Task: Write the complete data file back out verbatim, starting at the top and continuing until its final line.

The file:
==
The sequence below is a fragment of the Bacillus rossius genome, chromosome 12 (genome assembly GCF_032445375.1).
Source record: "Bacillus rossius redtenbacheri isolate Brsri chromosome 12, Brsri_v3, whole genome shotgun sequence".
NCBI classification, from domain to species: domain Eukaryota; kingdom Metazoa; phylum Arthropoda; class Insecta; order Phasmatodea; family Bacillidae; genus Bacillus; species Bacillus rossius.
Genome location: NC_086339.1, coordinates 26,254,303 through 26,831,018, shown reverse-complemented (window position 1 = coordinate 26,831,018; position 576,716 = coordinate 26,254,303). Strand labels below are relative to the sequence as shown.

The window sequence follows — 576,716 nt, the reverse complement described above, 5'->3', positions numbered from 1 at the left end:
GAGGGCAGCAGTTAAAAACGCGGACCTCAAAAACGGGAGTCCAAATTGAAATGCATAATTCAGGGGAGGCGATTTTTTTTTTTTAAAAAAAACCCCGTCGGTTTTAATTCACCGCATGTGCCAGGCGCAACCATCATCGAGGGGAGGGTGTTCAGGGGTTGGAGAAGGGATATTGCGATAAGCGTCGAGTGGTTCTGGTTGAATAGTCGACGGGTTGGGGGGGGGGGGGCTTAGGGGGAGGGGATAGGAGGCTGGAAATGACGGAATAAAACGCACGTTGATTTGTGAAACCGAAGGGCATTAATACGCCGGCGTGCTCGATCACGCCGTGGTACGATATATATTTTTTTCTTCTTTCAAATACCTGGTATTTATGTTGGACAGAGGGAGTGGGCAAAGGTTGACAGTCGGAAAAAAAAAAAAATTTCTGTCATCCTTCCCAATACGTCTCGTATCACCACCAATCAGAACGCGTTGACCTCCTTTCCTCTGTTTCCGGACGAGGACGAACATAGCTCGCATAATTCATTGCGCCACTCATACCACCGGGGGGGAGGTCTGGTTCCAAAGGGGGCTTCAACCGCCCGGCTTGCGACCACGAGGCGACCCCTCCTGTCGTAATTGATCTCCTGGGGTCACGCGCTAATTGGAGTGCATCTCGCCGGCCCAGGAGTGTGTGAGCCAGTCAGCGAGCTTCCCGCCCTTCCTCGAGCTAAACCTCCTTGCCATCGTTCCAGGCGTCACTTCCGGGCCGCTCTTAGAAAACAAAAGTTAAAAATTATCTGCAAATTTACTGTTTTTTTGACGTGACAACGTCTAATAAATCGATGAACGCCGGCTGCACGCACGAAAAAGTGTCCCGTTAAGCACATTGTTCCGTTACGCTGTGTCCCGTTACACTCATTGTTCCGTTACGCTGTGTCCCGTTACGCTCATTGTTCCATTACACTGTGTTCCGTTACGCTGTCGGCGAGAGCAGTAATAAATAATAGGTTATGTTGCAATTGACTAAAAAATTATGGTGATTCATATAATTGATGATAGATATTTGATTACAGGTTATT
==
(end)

The sequence below is a fragment of the Bacillus rossius genome, chromosome 12 (genome assembly GCF_032445375.1).
Source record: "Bacillus rossius redtenbacheri isolate Brsri chromosome 12, Brsri_v3, whole genome shotgun sequence".
NCBI classification, from domain to species: domain Eukaryota; kingdom Metazoa; phylum Arthropoda; class Insecta; order Phasmatodea; family Bacillidae; genus Bacillus; species Bacillus rossius.
Genome location: NC_086339.1, coordinates 26,254,303 through 26,831,018, shown reverse-complemented (window position 1 = coordinate 26,831,018; position 576,716 = coordinate 26,254,303). Strand labels below are relative to the sequence as shown.

The window sequence follows — 576,716 nt, the reverse complement described above, 5'->3', positions numbered from 1 at the left end:
GAGGGCAGCAGTTAAAAACGCGGACCTCAAAAACGGGAGTCCAAATTGAAATGCATAATTCAGGGGAGGCGATTTTTTTTTTTTAAAAAAAACCCCGTCGGTTTTAATTCACCGCATGTGCCAGGCGCAACCATCATCGAGGGGAGGGTGTTCAGGGGTTGGAGAAGGGATATTGCGATAAGCGTCGAGTGGTTCTGGTTGAATAGTCGACGGGTTGGGGGGGGGGGGGCTTAGGGGGAGGGGATAGGAGGCTGGAAATGACGGAATAAAACGCACGTTGATTTGTGAAACCGAAGGGCATTAATACGCCGGCGTGCTCGATCACGCCGTGGTACGATATATATTTTTTTCTTCTTTCAAATACCTGGTATTTATGTTGGACAGAGGGAGTGGGCAAAGGTTGACAGTCGGAAAAAAAAAAAAATTTCTGTCATCCTTCCCAATACGTCTCGTATCACCACCAATCAGAACGCGTTGACCTCCTTTCCTCTGTTTCCGGACGAGGACGAACATAGCTCGCATAATTCATTGCGCCACTCATACCACCGGGGGGGAGGTCTGGTTCCAAAGGGGGCTTCAACCGCCCGGCTTGCGACCACGAGGCGACCCCTCCTGTCGTAATTGATCTCCTGGGGTCACGCGCTAATTGGAGTGCATCTCGCCGGCCCAGGAGTGTGTGAGCCAGTCAGCGAGCTTCCCGCCCTTCCTCGAGCTAAACCTCCTTGCCATCGTTCCAGGCGTCACTTCCGGGCCGCTCTTAGAAAACAAAAGTTAAAAATTATCTGCAAATTTACTGTTTTTTTGACGTGACAACGTCTAATAAATCGATGAACGCCGGCTGCACGCACGAAAAAGTGTCCCGTTAAGCACATTGTTCCGTTACGCTGTGTCCCGTTACACTCATTGTTCCGTTACGCTGTGTCCCGTTACGCTCATTGTTCCATTACACTGTGTTCCGTTACGCTGTCGGCGAGAGCAGTAATAAATAATAGGTTATGTTGCAATTGACTAAAAAATTATGGTGATTCATATAATTGATGATAGATATTTGATTACAGGTTATT